Curiosity Reconsidered

The third and final part of my remarks on Curiosity at the recent Fall Family Weekends at Bath and Woodstock spoke to the role that curiosity plays in those circumstances where we think we’ve got something all figured out only to discover we are mistaken.

Here’s a story from my own experience with my mother when curiosity helped me see some things in a new light.  From The Biggest Job We’ll Ever Have (Scribner, 2002):

My mother was a wonderful woman, thoughtful, wise, caring, and trustworthy….. when she was sober.  Another side came out when she drank, a side characterized by biting sarcasm.  There was the morning my sisters and I came downstairs to find a poster-sized professionally designed portrait of my mother greeting us on an easel.  It depicted her with a disapproving frown on her face, pointing a finger at us in admonishment.  She had left our home on the previous evening vowing never to return and wanted to leave a parting shot.  There was the time that she suddenly appeared, inebriated, in my college dormitory my freshman year.  I remember wanting to melt into the floor as I felt my friends collectively grasp the notion that this very intoxicated woman who had invaded the dorm was “Malcolm’s Mother.” 

I can remember coming home with friends after school and praying that the “good” Mom would be in the house when we got there.  The “other” Mom was impossible to deal with and a real embarrassment to me.  I remember believing that no other teenager in the world faced a circumstance like this at home.  (Of course, I later learned that some of my close friends experienced the same trauma in their homes.)  Once I crossed the threshold of our front door, it never took me more than a few seconds to determine which Mom was home.  There was a look in her eye, a certain degree of clutter to the house.  This determination was always followed by either incredible relief or high anxiety. 

Throughout my teens and my twenties I obsessed about my mother’s drinking.  As I entered my thirties, I came to understand a simple truth: Although I may not be able to control what my mother’s drinking is doing to her, I can control what it is doing to me.  I told my mother that I loved her but that I could no longer hang my emotions on the false hope that her earnest decision to quit drinking alcohol was “around the next bend.”  If she wanted to drink, that was ultimately her decision.  I would no longer hide bottles or walk on egg shells.  I would spend time with her if she was sober.  I would not spend time with her if she wasn’t. 

This was very hard.  My parents had divorced and my sisters were no longer living near our mother.  As the child living closest to her, I felt a responsibility to help keep my mother as part of our “family.”  To make matters worse, I was struggling with my own use of alcohol – a problem drinker trying to help a problem drinker!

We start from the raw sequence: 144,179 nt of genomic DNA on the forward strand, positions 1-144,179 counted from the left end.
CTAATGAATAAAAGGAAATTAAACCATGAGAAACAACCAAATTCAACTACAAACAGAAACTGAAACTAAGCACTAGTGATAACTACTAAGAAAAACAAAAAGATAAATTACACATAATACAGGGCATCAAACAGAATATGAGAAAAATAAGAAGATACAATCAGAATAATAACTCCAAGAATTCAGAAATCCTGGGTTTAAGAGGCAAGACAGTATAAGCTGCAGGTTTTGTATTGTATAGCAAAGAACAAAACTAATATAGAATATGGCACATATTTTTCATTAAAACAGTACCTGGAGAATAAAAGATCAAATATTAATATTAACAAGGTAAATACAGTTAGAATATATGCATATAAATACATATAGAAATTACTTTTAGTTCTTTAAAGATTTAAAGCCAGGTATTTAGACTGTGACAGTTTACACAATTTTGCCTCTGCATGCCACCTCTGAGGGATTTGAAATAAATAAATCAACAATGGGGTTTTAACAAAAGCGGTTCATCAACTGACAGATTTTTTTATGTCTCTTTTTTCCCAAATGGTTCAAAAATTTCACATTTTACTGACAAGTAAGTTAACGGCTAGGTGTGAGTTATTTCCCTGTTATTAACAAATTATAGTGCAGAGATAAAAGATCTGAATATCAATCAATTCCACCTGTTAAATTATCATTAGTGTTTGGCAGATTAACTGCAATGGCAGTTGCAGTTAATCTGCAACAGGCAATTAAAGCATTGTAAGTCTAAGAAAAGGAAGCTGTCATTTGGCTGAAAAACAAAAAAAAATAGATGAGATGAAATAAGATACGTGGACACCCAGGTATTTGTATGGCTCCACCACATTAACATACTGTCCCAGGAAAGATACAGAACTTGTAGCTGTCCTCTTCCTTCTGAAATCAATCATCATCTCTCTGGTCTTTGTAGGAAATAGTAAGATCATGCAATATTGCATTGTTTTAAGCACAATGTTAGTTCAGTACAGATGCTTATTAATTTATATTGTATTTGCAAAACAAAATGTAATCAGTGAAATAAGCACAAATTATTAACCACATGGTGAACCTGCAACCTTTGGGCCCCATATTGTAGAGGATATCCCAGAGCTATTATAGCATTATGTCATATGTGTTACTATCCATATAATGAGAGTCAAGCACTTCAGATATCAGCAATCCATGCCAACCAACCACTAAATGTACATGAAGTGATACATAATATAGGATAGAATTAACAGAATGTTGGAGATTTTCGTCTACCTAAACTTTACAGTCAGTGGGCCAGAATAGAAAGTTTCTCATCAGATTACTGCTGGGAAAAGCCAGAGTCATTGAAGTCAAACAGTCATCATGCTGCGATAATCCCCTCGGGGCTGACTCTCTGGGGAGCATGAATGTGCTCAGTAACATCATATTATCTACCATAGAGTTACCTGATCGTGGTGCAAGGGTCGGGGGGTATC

At any rate, I “let go” of my mother’s drinking.  I walked away.  I would no longer make sure that her heating bill got paid.  I would no longer make it a point to be on the look-out to try and intercept her as she walked out her front door on her way to her car to shop for groceries.  In short, I would no longer enable her drinking.  I resigned myself to an acceptance that she would never quit drinking.  This acceptance led the way to a deeper acceptance of my mother, a sense of forgiveness.  I decided to value her for the wonderful things she did for me and my sisters.  I developed a genuine appreciation for what she tried to do for all of us.  I would not judge her for what she was unable to do in her life.  I was at peace.  However, I was not prepared for what happened next. 

Shortly after I announced this to my mother, she both shocked and inspired me.  She quit, truly quit, drinking.  Although she had been in and out of Alcoholics Anonymous for twenty-five years, at age 60, she made a true commitment to it.  Her decision evolved into a fairy tale when my parents re-united and decided to remarry after ten years apart.  (They said, “After ten years, we declare our divorce a failure.”)  It was a very proud and happy day when my sisters and I attended the marriage of our parents.  To this day, I get a kick out of people’s reactions when I say, “When my parents got married, I gave the bride away.”  My mother had shown me that she had a major role to play well after I left the nest.  As parents, we are never too old to inspire our children.  As children, we are never too old to be inspired by them.  I discovered that I still had that yearning to be inspired, despite the fact that I had buried all hope of its possibility.

My mother died at sixty-two, less than two years after she had remarried my father.  The years of alcohol had exacted their toll.  However, her last two years were perhaps the happiest of her life.  They were sober ones full of characterized by serenity, for her and for her family.  She saw all three of her children have children of their own, the last one becoming a parent only a few months before her death.

My experience taught me to never count anyone out, that it’s possible to let go and simultaneously keep the faith.

Onward,  Malcolm Gauld